Hauerwas and Willimon: Christians as Colonists, Part 1

Hauerwas and Willimon, Resident AliensStanley Hauerwas and William H. Willimon.[1]2014. Resident Aliens: A Provocative Christian Assessment of Culture and Ministry for People Who Know that Something is Wrong. Nashville: Abingdon Press. (Goto Part 2)

Review by Stephen W. Hiemstra

My kids have a hard time understanding first that today’s culture differs dramatically from the postwar culture that I knew growing up and that people actually enjoyed life back then. Life mostly revolved around family and church. Almost no one had psychological problems, although we all knew about battle fatigue, alcoholism, and suicide. Virtually everyone wanted the American dream and expected to participate in it. What we did not know what how fragile the economic assumptions were that allowed the American Dream to be a reality.

Introduction

In their book, Resident Aliens, Stanley Hauerwas and William H. Willimon (H&W) date the end of Christendom to 1963 when the blue laws in Greenville, South Carolina changed to allow the Fox Theater to open on Sunday (15). H&W have no interest in bemoaning or explaining the passing of Christendom and the American Dream, but rather focus on articulating what it means for the Christian church to delink itself from the cultural assimilation that began with Emperor Constantine’s Edict of Milan in AD 313 (17).

The Task of the Church

In other words, while I might bemoan the task of supporting and raising kids in a period of downward mobility when neither the church nor the schools have my back, H&W focus on the how the church can articulate more fully its biblical mandate in a postmodern context. Unlike the modern church, which strived to explain the Bible to modern people in modern terms, they write:

“In Jesus we meet not a presentation of basic ideas about God, world, and humanity [in support of Christendom], but an invitation to join up, to become part of a movement, a people.”(21)

Our task in the church is not to transform the Gospel for the world, but first to transform ourselves by being faithful to the Gospel (22). It is the world, not the Gospel, that is being transformed.

The Challenge

The need to abandon Christendom could not be greater, as H&W write:

“If Caesar can get Christians there to swallow the ‘Ultimate Solution’ [a la Adolf Hitler] and Christians here [in America] to embrace the [use of the atomic] bomb, there is no limit to what we will not do for the modern world [and compromise our basic Christian values].”(27)

Buying into Christendom may mean Sabbath rest on Sundays while businesses are closed, but at what cost?

The Church

H&W see the church as fundamentally a political organization that allows the Christian to interpret the world for what it is. (38). They write:

“Witness without compromise leads to worldly hostility. The cross is not a sign of the church’s quiet, suffering submission to the powers-that-be, but rather the church’s revolutionary participation in the victory of Christ over those powers.”(47)

Not being willing to remain silent in the face of evil is in every generation a political decision. To do so as a group project is inherently political.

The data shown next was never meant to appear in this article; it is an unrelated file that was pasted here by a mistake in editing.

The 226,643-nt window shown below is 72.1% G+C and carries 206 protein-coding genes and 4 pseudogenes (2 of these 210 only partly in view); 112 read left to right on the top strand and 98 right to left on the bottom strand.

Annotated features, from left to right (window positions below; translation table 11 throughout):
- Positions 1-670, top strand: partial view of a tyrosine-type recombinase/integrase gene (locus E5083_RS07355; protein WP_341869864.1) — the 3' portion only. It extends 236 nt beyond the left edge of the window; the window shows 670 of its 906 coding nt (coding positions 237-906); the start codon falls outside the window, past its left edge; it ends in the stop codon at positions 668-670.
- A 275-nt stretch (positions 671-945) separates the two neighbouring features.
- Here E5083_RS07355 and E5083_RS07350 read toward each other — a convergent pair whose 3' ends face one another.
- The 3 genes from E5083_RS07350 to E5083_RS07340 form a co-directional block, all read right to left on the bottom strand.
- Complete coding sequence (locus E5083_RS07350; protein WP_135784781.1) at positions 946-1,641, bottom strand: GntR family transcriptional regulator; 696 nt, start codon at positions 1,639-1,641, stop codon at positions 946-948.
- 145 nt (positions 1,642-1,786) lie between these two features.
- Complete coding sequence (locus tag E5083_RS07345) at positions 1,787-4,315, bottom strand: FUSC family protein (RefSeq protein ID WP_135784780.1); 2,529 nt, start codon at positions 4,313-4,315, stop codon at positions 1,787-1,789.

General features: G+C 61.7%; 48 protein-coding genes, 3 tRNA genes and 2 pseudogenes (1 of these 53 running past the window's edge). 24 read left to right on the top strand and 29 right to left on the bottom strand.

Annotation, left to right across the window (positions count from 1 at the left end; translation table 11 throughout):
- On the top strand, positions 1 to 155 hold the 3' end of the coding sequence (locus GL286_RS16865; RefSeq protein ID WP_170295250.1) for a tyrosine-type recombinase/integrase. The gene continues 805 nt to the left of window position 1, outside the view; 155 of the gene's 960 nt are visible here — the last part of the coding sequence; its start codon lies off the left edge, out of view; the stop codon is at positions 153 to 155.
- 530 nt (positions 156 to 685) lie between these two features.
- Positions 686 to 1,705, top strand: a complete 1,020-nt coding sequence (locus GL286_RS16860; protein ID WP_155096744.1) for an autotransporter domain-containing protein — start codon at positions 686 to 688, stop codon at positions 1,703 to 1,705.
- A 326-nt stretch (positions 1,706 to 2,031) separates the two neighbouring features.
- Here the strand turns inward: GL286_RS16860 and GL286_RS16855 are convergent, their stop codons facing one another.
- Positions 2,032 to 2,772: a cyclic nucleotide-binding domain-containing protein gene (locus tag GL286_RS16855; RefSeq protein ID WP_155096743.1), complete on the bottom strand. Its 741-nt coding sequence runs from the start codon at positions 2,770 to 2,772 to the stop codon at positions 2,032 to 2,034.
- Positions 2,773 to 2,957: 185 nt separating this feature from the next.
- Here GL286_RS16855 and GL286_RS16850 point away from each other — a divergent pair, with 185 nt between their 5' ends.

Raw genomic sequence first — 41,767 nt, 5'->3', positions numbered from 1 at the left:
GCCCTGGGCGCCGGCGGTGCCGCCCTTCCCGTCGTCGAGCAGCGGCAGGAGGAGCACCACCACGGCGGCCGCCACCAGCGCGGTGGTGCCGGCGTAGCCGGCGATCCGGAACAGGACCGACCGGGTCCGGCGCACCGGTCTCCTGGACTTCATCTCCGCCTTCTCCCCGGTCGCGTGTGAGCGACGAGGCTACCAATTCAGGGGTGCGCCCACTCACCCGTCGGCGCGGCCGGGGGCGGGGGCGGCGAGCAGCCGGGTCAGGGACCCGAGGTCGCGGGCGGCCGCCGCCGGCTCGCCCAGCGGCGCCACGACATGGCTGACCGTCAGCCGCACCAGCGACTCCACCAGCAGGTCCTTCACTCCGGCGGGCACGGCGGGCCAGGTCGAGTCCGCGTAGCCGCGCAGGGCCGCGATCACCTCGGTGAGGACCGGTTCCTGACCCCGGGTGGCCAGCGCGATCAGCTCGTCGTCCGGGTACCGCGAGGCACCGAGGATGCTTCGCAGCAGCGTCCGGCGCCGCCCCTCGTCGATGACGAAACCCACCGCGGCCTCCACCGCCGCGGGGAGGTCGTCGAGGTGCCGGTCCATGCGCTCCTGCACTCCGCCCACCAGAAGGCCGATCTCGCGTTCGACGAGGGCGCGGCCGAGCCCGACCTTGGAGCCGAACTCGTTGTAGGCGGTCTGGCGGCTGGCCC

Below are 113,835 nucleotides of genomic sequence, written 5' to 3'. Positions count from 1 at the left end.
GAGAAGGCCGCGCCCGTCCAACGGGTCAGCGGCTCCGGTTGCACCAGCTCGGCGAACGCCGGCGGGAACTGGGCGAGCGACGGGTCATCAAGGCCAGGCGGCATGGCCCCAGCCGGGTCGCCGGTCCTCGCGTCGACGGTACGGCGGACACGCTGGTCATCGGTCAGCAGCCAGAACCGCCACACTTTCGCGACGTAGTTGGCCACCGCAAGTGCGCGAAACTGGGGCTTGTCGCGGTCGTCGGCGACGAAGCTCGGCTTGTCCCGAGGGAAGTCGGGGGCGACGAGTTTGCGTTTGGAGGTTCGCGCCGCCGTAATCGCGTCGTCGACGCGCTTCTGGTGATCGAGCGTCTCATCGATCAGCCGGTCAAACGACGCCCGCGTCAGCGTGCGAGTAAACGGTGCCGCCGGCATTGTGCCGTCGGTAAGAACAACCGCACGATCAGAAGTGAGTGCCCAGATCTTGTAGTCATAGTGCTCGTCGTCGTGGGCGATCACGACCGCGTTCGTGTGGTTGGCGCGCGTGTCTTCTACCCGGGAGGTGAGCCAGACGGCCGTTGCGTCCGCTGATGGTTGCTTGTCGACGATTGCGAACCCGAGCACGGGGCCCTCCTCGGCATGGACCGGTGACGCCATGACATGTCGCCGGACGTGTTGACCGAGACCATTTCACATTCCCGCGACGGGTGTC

Organization

H&W are on the faculty of Duke Divinity School in Durham, NC. Hauerwas is the Gilbert T. Rowe Professor Emeritus of Divinity and Lawand

Willimon is a Professor of the Practice of Christian Ministry. They write in seven chapters:

  1. “The Modern World: On Learning to Ask the Right Questions
  2. Christian Politics in the New World
  3. Salvation as Adventure
  4. Life in the Colony: The Church as Basis for Christian Ethics
  5. Ordinary People: Christian Ethics
  6. Parish Ministry as Adventure: Learning to Enjoy Truth Telling
  7. Power and Truth: Virtues that Make Ministry Possible”(ix-x)

These chapters are proceeded by a foreword and Preface, and followed by an Afterword and index.

Assessment

In part one of this review, I have outlined a few key points and summarized the book. In part two, I will endeavor to engage their arguments in more depth.

In Resident AliensStanley Hauerwas and William H. Willimon outline an approach to a post-Constantine church from perspective of the church and Christian ethics. The text is engaging and is often cited as a follow up to John Howard Joder’s The Politics of Jesus (Grand Rapids: Eerdmans, 1972), which they frequently cite.

Footnotes

[1]https://divinity.duke.edu/faculty/directory. @Stanleymemelord

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Introducing a Sophisticated Jesus

Review of Geisler
Art by Stephen W. Hiemstra

Norman L. Geisler and Patrick Zukeran.  2009.  The Apologetics of Jesus:  A Caring Approach to Dealing with Doubters. Grand Rapids:  Baker Books.

Review by Stephen W. Hiemstra

One of the cherished myths of the modern era is that modern people are not only more sophisticated technologically than ancient people, they are also morally superior.  This idea is widely believed, but seldom seriously evaluated.  Moral progress is held to be obvious, in part, because of the abolition of slavery and the extension of new rights to other disadvantaged groups. The nexus of this belief is that freedom of the individual, a God-given right according to the U.S. Constitution, makes choices available through the advancement of science and consequent greater wealth.  But what if ancient people were actually more sophisticated than moderns, just lacked the technology?

Introduction